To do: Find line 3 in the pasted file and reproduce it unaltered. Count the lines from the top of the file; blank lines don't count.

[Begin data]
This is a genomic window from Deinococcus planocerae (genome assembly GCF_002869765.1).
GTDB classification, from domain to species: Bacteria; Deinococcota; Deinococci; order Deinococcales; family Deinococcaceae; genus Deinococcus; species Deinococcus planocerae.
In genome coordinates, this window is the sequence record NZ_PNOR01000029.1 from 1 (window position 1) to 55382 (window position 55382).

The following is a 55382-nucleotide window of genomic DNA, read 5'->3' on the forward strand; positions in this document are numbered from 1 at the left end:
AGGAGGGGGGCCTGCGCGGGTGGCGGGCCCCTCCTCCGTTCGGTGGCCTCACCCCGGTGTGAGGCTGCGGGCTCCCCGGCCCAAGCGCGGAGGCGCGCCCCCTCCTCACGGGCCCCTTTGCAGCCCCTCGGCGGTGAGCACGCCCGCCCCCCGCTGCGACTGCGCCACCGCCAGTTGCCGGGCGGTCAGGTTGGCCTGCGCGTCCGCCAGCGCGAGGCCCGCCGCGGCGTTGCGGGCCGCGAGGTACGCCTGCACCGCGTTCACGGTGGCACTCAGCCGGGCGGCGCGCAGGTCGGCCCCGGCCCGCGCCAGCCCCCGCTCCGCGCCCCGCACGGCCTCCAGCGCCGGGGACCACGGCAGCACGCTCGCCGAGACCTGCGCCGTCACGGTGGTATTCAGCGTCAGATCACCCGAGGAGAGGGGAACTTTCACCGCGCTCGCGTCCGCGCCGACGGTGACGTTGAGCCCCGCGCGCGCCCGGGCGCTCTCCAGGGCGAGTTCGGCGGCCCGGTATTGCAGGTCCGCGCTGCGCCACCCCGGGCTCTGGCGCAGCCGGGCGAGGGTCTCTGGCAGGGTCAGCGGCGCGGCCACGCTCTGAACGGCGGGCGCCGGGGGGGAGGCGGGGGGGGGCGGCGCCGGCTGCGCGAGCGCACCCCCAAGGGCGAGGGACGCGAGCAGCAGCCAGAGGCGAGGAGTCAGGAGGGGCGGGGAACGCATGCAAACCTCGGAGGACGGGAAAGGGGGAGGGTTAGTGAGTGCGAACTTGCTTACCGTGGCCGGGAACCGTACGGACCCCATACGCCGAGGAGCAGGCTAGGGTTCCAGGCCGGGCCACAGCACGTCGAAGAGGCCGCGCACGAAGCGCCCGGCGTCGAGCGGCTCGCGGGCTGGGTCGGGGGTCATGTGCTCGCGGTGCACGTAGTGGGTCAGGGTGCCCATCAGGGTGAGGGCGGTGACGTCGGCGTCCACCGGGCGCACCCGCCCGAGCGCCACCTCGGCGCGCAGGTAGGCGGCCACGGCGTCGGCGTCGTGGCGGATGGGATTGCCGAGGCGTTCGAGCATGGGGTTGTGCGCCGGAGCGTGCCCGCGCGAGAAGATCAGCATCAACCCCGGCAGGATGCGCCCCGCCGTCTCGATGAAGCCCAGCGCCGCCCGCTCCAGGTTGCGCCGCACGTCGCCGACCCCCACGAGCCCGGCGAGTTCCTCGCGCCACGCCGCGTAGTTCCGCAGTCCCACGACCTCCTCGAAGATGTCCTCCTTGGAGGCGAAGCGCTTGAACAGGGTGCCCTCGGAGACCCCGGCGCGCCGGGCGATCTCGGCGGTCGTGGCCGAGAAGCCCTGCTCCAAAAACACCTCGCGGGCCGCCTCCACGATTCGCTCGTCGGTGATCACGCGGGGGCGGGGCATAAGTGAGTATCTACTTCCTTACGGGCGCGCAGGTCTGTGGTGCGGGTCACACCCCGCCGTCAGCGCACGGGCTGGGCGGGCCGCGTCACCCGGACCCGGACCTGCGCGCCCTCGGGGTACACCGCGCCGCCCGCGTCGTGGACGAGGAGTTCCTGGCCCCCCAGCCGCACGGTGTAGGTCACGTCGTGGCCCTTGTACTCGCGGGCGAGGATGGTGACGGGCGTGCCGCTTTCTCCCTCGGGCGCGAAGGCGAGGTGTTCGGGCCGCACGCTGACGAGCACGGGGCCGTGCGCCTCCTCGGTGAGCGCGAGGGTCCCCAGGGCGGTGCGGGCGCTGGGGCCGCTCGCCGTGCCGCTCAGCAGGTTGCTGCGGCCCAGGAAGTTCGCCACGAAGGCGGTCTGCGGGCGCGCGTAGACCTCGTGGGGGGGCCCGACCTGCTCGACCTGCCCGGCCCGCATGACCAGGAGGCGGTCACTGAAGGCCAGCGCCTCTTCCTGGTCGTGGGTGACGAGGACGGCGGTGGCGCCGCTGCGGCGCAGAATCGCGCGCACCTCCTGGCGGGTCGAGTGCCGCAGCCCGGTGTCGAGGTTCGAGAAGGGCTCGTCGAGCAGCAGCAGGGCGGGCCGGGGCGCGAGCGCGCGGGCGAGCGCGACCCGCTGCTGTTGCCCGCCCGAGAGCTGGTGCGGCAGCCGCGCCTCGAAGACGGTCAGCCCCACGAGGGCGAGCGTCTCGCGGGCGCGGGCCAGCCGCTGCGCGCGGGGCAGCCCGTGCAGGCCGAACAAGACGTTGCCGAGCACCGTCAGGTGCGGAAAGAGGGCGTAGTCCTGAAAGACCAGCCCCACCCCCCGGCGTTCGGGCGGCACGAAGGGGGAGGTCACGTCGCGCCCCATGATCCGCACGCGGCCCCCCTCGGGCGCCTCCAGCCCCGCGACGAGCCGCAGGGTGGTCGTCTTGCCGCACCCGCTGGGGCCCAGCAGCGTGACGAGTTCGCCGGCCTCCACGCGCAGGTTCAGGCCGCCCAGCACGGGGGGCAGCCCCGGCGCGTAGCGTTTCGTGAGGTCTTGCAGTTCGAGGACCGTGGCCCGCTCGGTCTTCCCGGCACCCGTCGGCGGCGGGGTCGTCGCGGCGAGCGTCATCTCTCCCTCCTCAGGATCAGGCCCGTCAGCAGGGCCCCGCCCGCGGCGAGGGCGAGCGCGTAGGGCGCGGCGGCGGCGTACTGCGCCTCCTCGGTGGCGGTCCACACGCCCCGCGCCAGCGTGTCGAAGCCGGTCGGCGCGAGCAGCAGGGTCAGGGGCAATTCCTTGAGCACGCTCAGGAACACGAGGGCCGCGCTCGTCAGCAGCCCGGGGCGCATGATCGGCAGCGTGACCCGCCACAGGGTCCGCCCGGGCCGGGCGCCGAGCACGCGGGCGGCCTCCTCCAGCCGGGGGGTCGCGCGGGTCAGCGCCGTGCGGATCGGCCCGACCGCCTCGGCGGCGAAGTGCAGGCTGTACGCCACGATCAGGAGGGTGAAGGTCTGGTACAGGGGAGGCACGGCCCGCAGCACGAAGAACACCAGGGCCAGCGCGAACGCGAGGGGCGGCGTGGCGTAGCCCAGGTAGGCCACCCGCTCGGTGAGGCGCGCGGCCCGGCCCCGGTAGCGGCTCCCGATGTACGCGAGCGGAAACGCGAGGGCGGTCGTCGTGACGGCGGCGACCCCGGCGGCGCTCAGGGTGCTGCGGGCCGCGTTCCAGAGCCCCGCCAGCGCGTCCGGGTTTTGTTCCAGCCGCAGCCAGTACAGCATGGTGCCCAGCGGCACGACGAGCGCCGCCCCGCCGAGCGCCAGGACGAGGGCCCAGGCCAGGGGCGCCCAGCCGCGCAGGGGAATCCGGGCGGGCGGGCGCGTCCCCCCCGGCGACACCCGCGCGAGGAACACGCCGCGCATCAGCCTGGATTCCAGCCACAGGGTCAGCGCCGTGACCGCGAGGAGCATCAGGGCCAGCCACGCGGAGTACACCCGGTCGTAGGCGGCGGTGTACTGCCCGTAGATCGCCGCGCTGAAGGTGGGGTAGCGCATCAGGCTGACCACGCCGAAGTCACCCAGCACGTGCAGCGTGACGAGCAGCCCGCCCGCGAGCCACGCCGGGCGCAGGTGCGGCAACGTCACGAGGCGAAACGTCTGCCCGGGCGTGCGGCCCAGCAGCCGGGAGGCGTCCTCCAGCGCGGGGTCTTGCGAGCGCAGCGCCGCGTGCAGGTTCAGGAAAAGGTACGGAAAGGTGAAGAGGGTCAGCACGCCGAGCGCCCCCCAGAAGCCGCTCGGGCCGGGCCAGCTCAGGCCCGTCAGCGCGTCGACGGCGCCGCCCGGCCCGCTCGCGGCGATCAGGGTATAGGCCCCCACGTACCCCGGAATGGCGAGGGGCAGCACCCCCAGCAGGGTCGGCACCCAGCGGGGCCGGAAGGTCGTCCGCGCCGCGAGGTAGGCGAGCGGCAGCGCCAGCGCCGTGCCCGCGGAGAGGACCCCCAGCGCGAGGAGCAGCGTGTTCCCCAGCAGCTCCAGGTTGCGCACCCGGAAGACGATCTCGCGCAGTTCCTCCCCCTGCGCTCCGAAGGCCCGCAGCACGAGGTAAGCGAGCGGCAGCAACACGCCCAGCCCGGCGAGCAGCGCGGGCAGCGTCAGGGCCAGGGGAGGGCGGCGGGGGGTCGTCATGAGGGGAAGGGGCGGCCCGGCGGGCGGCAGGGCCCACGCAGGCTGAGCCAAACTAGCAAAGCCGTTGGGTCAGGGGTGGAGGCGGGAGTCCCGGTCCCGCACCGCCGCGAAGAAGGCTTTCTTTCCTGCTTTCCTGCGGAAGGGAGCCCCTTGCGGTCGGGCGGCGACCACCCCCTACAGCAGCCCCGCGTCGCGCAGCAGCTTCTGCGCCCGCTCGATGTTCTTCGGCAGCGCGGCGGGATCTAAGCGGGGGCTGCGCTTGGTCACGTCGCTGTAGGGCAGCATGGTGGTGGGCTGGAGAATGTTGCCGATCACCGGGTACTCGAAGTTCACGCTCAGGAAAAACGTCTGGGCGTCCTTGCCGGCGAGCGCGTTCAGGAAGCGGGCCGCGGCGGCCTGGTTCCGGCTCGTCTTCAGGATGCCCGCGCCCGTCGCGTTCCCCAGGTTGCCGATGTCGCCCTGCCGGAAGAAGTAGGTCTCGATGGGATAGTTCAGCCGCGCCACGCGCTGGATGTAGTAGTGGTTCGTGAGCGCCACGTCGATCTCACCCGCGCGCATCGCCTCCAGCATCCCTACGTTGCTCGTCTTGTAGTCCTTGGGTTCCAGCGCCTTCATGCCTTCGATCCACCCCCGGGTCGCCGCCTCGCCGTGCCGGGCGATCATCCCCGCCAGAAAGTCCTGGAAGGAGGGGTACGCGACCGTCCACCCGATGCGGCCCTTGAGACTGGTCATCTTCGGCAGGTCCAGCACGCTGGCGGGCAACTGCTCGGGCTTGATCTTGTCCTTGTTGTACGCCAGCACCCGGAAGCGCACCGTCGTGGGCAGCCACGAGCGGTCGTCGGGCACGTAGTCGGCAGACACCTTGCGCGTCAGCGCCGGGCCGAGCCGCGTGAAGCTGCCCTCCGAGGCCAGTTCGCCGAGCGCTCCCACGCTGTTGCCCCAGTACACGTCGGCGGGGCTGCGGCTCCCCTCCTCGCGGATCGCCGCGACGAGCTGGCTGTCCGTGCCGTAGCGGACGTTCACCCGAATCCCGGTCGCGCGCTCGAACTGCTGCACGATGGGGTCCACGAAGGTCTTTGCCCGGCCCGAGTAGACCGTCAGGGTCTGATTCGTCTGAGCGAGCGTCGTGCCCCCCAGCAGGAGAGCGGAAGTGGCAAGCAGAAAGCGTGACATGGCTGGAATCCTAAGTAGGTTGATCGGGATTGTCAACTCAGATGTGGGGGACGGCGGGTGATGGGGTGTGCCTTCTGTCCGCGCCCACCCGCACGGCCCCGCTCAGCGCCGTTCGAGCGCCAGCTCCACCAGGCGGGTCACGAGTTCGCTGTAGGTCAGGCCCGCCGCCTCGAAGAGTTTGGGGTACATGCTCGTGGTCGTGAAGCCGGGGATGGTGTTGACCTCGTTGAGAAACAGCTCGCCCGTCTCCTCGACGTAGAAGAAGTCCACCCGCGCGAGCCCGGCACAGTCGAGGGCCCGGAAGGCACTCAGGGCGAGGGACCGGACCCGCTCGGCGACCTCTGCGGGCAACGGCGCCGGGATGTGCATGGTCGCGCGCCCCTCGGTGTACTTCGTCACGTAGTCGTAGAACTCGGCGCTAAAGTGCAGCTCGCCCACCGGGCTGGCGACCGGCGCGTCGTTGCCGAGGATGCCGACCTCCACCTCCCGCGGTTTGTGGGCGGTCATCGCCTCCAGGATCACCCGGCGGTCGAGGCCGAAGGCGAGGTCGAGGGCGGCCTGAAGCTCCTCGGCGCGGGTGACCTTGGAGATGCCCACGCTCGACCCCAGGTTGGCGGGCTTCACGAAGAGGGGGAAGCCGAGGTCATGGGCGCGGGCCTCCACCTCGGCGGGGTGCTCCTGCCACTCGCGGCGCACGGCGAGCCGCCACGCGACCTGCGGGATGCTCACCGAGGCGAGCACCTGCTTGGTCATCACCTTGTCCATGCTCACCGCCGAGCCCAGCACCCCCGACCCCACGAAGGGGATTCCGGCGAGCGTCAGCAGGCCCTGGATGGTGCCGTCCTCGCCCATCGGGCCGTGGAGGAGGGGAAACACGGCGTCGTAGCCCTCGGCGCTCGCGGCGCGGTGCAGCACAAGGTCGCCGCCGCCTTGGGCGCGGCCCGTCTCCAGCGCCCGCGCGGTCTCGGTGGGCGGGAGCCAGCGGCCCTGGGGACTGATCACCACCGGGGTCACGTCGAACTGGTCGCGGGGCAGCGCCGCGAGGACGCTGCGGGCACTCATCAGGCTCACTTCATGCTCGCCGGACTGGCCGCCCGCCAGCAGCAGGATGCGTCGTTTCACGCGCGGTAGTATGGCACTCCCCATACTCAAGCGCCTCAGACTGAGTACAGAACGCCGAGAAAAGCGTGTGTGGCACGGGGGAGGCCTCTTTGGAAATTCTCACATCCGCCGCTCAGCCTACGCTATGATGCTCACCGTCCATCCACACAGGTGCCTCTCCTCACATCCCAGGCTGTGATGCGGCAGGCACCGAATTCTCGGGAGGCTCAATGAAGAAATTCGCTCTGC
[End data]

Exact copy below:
In genome coordinates, this window is the sequence record NZ_PNOR01000029.1 from 1 (window position 1) to 55382 (window position 55382).